Sunday, 15 June 2008

On the health benefits of Gregorian chant...chant hits the top ten




The news that the Gregorian Chant CD of Monks of the Cistercian Abbey Stift Heligenkreuz has hit the top ten in the UK reminded me of a story I heard many years ago, and was reminded of recently, on the health benefits of chant.

The calming and uplifting effects of chant are easily testable - just try listening to a small amount of it each day, or better still, singing some, and you will quick notice the difference it makes. One can only hope that this lovely disk will aid in soothing the fevered brow of our secular world a little!

But the really great story that deserves to be remembered and repeated concerns the effects of one of the recovators of monastic life. Here is the story as recounted on the Missions Saint Miguel website:


"In his paper "Gregorian Chant: Archaic Relic or Relevant Revelation?" music director and researcher Henry Doktorski documents how one researcher in particular, the French doctor Alfred Tomitas, pioneered research on the neurophysiological effects of chant on the minds and bodies of its listeners. According to his theory, there are two kinds of sound: "discharge" sounds (those that tire, fatigue and drain the listener) and "charge" sounds (those that give energy and health). According to Dr. Tomitas, Gregorian chant may be the most potent "charge" sound to promote strength and vitality.

In the mid-1960's, Dr. Tomitas was called to a monastery in France which had been taken over by a new abbot. The new abbot, a young man, was something of a revolutionary and had changed the internal rule of the abbey by modifying everything in accordance with the Vatican II reforms. He tried to eliminate Latin from the monks' vocabulary and replace it with prayers in their native language. The new Abbot had forgotten Saint Benedict's Rule: "Seven times a day will I sing your praises." (The Benedictine monks had normally chanted from 6-8 hours a day.) He succeeded in eliminating chanting from their daily schedule because he wanted to demonstrate that chanting served no worthy purpose. Of course the Abbot did not realize the benefits of what they were doing.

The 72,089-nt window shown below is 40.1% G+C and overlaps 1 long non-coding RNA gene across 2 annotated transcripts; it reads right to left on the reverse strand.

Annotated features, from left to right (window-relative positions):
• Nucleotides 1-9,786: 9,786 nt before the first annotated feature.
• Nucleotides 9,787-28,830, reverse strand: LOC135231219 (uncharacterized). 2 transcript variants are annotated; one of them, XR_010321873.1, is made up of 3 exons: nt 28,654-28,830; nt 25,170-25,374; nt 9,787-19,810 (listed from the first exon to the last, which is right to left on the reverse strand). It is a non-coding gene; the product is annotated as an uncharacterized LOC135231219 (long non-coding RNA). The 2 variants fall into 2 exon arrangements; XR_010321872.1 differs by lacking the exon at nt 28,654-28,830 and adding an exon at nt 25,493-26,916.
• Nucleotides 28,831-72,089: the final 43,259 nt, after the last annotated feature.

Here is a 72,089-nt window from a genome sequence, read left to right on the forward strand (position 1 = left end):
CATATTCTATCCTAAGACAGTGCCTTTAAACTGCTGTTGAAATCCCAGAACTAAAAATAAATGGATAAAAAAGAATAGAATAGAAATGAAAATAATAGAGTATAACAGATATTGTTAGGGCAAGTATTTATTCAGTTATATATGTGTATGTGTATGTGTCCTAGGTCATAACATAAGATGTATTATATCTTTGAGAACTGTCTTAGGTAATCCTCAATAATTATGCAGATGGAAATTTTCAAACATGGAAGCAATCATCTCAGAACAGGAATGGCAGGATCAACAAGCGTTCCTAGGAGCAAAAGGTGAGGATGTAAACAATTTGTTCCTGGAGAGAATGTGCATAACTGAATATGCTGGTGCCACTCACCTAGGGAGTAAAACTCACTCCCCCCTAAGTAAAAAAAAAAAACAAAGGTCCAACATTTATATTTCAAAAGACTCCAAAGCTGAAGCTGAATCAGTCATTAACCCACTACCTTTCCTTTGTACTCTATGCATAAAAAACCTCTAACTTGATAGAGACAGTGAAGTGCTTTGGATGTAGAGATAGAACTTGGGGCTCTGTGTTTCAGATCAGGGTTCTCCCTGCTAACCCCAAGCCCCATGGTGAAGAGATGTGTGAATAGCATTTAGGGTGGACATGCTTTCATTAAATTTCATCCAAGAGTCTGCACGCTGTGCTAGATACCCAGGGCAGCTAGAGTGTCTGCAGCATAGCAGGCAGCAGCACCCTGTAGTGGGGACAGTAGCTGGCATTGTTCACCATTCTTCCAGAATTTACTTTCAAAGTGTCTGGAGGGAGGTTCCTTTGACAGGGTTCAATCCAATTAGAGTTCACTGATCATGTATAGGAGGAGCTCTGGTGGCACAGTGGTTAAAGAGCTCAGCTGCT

Gradually as the days passed, the monks started to get bogged down as they became more and more tired. In desperation the monks called a meeting to discuss what was causing their fatigue. They only slept a few hours each night; so they decided that they should start sleeping like other men --- go to bed early and wake up like everyone else did when they were no longer tired. After several days, they realized that this didn't work--- they were more tired than ever! The monks were so worried that they decided to call in several medical specialists.

Over a period of several months, they saw a procession of doctors. They even tried specialists of the digestive system. One great French doctor thought they were ill because they were vegetarian. So they began to eat meat and heavier foods. The monks became worse!

Finally by the time Dr. Tomitas was called in June 1967, 70 of the 90 monks were slumping in their cells like limp dishrags. He examined them and began the treatment "of reawakening their ears" - he treated them with sound only. Dr. Tomitas understood what no one else did at the time: that the monks needed to chant in order to "charge" themselves. He insisted that they immediately return to their schedule of eight hours daily chanting. Within 5 months, Dr. Tomitas succeeded in giving back to the monks their health and energy without drugs or medication."
All the more reason to committing to spreading the chant, as I suggested in my post of a few days ago! I'd be interested in news of other places (such as Brisbane?), or different views on the palces I did mention.

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